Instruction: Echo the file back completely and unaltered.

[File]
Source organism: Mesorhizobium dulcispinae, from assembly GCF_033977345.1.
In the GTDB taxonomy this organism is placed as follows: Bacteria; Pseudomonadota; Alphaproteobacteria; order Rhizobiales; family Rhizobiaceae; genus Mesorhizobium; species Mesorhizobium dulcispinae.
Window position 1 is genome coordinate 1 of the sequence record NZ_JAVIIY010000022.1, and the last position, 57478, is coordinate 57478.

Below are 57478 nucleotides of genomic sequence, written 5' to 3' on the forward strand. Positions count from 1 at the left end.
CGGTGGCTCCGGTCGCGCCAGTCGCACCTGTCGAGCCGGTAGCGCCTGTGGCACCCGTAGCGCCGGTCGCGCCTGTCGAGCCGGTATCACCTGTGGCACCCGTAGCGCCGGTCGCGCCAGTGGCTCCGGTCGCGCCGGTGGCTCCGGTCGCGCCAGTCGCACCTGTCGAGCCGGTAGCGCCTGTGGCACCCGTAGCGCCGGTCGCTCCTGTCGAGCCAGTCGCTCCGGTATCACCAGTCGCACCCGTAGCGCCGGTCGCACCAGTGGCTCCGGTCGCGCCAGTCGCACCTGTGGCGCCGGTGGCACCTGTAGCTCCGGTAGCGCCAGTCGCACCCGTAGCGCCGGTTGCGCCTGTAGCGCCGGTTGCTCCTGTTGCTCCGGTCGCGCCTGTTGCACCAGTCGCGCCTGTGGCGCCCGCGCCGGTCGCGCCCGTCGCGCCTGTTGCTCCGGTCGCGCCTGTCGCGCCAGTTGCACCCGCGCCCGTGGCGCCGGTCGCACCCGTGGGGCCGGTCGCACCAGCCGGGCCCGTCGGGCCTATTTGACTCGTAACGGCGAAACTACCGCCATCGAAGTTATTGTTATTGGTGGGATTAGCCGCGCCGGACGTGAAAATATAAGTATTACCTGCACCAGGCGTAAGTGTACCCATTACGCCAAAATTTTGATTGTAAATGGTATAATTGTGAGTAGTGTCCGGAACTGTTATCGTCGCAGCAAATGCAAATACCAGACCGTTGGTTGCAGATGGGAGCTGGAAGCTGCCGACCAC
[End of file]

Source organism: Mesorhizobium dulcispinae, from assembly GCF_033977345.1.
In the GTDB taxonomy this organism is placed as follows: Bacteria; Pseudomonadota; Alphaproteobacteria; order Rhizobiales; family Rhizobiaceae; genus Mesorhizobium; species Mesorhizobium dulcispinae.
Window position 1 is genome coordinate 1 of the sequence record NZ_JAVIIY010000022.1, and the last position, 57478, is coordinate 57478.

Below are 57478 nucleotides of genomic sequence, written 5' to 3' on the forward strand. Positions count from 1 at the left end.
CGGTGGCTCCGGTCGCGCCAGTCGCACCTGTCGAGCCGGTAGCGCCTGTGGCACCCGTAGCGCCGGTCGCGCCTGTCGAGCCGGTATCACCTGTGGCACCCGTAGCGCCGGTCGCGCCAGTGGCTCCGGTCGCGCCGGTGGCTCCGGTCGCGCCAGTCGCACCTGTCGAGCCGGTAGCGCCTGTGGCACCCGTAGCGCCGGTCGCTCCTGTCGAGCCAGTCGCTCCGGTATCACCAGTCGCACCCGTAGCGCCGGTCGCACCAGTGGCTCCGGTCGCGCCAGTCGCACCTGTGGCGCCGGTGGCACCTGTAGCTCCGGTAGCGCCAGTCGCACCCGTAGCGCCGGTTGCGCCTGTAGCGCCGGTTGCTCCTGTTGCTCCGGTCGCGCCTGTTGCACCAGTCGCGCCTGTGGCGCCCGCGCCGGTCGCGCCCGTCGCGCCTGTTGCTCCGGTCGCGCCTGTCGCGCCAGTTGCACCCGCGCCCGTGGCGCCGGTCGCACCCGTGGGGCCGGTCGCACCAGCCGGGCCCGTCGGGCCTATTTGACTCGTAACGGCGAAACTACCGCCATCGAAGTTATTGTTATTGGTGGGATTAGCCGCGCCGGACGTGAAAATATAAGTATTACCTGCACCAGGCGTAAGTGTACCCATTACGCCAAAATTTTGATTGTAAATGGTATAATTGTGAGTAGTGTCCGGAACTGTTATCGTCGCAGCAAATGCAAATACCAGACCGTTGGTTGCAGATGGGAGCTGGAAGCTGCCGACCAC